The question to be asked is did Riddell offer his unscrupulous exam-taking tactics from the college cheating scandal and also offer them to parents of athletes who attended IMG Academy? Have the parents of athletes been paying Riddell so that their kids could fake their way to meet the minimum NCAA academic requirements?
The NCAA has not named Riddell, Singer, or Key Worldwide with any relationship to their student-athletes, but did release a statement. “The charges brought forth today are troubling and should be a concern for all of higher education,” the NCAA statement read. “We are looking into these allegations to determine the extent to which NCAA rules may have been violated.”
Based on Department of Justice documents, Riddell appears to have helped take down Singer and was a cooperating witness. In exchange for the damning evidence on Singer, the government will provide Riddell more leniency for his crimes. On Tuesday, the IMG Academy announced that Riddell was suspended indefinitely for the allegations of his alleged involvement in the nationwide college bribery scandal.
“With the current information at hand, we have no reason to believe this alleged misconduct extends beyond Mr. Riddell, nor do we believe that these actions have any direct relation to Academy students, parents, or staff,” the school said in a statement.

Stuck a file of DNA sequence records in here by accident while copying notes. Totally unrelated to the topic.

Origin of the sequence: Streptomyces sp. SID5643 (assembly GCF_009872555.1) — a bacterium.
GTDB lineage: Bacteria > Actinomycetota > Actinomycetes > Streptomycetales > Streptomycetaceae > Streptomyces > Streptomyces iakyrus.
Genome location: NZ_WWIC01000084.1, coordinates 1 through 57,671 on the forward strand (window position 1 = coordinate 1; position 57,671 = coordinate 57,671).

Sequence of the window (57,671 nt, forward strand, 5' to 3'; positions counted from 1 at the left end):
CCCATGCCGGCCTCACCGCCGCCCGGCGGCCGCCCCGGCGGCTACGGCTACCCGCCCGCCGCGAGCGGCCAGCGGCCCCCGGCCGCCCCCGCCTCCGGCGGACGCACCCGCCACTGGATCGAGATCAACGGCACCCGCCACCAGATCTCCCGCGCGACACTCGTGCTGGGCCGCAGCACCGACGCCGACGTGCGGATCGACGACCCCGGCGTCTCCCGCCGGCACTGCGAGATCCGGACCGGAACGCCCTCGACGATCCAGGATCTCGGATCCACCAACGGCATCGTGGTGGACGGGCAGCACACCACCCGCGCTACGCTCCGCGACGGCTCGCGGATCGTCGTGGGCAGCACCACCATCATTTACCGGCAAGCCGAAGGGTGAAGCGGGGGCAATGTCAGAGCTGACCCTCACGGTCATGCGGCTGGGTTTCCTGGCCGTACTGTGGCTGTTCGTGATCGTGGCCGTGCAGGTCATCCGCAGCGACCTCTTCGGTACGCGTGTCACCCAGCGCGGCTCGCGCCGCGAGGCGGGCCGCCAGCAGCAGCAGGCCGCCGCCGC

On Wednesday, Riddell released a statement through his attorney that said he was “profoundly sorry” for the damage he has done and the grief he has caused with his “needless actions.” The statement also said that Riddell understands that his actions have “contributed to a loss of trust in the college admissions process.”
“I will always regret the choices I made, but I do also believe that the more than 1,000 students I legitimately counseled, inspired and helped reach their goals will paint a more complete picture of the person I truly am,” the statement read. He said he accepts “full responsibility for what I have done.”
Riddell has been charged with two counts of conspiracy involving both mail fraud and money laundering for his role in the college cheating scandal that was brought down by the feds in an investigation called “Operation Varsity Blues.” Riddell is scheduled to appear in federal court on April 12 in Boston.